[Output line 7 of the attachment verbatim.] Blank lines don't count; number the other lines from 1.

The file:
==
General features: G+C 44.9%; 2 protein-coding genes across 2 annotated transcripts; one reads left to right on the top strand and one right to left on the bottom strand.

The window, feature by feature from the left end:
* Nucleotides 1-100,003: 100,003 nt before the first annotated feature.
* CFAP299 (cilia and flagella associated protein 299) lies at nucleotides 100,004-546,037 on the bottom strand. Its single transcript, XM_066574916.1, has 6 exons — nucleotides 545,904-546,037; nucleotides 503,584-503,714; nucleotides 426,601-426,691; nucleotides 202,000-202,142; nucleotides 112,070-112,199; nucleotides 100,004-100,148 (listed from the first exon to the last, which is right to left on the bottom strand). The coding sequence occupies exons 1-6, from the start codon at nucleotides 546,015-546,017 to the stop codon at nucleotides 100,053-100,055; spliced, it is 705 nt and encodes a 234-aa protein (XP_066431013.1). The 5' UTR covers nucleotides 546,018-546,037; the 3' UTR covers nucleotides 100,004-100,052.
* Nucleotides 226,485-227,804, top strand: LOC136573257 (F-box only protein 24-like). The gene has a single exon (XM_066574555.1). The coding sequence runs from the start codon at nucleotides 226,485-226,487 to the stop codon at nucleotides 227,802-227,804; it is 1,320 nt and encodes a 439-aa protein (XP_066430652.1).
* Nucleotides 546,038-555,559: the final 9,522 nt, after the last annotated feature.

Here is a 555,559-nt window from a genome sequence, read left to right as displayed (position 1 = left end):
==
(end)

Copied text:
Here is a 555,559-nt window from a genome sequence, read left to right as displayed (position 1 = left end):